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Boeing Falls – Black Boxes of Crashed Indonesia Plane Happen to be Located

Boeing falls after a Boeing 737-500 passenger plane operated by Sriwijaya Air crashes into the sea Saturday off of the coast of Indonesia.

Boeing (BA) – Get Report shares declined Monday following a Boeing 737 500 passenger plane operated by Sriwijaya Air crashed Saturday into the ocean off the coast of Indonesia after taking off from Jakarta.

The plane, a 737-500 aircraft, was 26 years of age, so much older compared to the Boeing 737 MAX that had been seated in March 2019 after 2 fatal crashes, including a Lion Air crash in Indonesia which killed 189 people in 2018.

Black boxes of the plane had been located and communications data has been obtained, CNN reported.

The head of Indonesia’s National Search and Rescue Agency said late Sunday that the two black boxes from the Sriwijaya Air flight had been thought have been recognized within 150 meters to 200 meters of the crash site, as reported by CNN.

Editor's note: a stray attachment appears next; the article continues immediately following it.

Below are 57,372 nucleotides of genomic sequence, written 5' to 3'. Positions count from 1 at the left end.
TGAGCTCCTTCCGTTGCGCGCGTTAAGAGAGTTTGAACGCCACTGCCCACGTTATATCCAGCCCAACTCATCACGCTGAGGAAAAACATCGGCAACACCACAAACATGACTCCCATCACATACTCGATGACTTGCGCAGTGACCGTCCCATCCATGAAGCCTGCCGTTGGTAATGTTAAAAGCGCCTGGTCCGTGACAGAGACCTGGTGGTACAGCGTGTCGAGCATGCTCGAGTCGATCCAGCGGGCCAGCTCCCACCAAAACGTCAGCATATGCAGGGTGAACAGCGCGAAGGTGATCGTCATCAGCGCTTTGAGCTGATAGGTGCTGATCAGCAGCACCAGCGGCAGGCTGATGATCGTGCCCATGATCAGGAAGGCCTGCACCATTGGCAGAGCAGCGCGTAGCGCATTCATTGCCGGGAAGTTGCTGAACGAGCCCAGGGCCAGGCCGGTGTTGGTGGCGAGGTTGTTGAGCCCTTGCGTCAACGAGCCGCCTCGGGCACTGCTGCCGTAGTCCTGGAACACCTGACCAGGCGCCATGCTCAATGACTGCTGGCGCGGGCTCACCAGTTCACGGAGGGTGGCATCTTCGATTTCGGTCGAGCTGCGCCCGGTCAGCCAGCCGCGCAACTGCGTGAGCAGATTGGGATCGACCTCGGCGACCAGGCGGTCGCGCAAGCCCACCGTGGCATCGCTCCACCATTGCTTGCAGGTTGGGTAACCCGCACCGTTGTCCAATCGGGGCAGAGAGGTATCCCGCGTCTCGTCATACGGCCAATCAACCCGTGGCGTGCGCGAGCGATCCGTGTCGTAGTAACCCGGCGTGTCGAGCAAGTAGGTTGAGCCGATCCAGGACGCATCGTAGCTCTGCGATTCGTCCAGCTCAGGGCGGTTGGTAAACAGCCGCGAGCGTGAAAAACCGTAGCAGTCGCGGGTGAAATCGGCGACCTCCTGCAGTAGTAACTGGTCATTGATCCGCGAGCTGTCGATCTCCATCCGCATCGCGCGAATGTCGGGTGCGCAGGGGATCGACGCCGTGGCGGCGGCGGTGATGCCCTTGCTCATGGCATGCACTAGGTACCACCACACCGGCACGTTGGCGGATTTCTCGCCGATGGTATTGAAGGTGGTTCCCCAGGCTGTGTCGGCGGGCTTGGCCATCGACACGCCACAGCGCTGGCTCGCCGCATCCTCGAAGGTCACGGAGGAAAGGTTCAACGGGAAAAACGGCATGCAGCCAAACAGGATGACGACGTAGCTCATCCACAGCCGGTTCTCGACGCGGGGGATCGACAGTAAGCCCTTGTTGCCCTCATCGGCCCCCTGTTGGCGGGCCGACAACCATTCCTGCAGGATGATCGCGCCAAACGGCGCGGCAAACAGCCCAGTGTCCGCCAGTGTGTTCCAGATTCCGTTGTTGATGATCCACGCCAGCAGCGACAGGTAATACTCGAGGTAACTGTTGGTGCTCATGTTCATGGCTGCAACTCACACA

The Boeing 737-500 jet disappeared minutes after taking off from Jakarta, Indonesia’s capital, during heavy rain on Saturday. The Sriwijaya Air flight had sixty two people aboard and was headed to Pontianak on the island of Borneo from the nation’s capital. Twelve on board were crew members.

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Boeing shares fell 1.81 % to $206.02 in trading Monday.

The crash comes just days after jetmaker Boeing agreed to fork out a $2.5 billion fine over fraud as well as conspiracy charges linked to its 737 MAX jet program.

The settlement calls for a criminal penalty of $243.6 million, determined by the conduct of two former MAX method technical pilots, along with the establishment of a $500 million fund to provide compensation for families of the victims of the Lion Air and Ethiopian Airlines crashes, the company said.

Boeing said the deferred prosecution agreement with the Department of Justice, which it entered into on Thursday, is going to impact the company’s fourth-quarter earnings by $743.5 zillion.

“I firmly believe that entering into this particular resolution is the perfect thing for us to do – a step which appropriately acknowledges how we fell short of our values as well as expectations,” said CEO Dave Calhoun. “This resolution is actually a serious reminder to all of us of how critical the obligation of ours of transparency to regulators is, and the consequences that the company of ours is able to experience when any one of us falls short of those expectations.”

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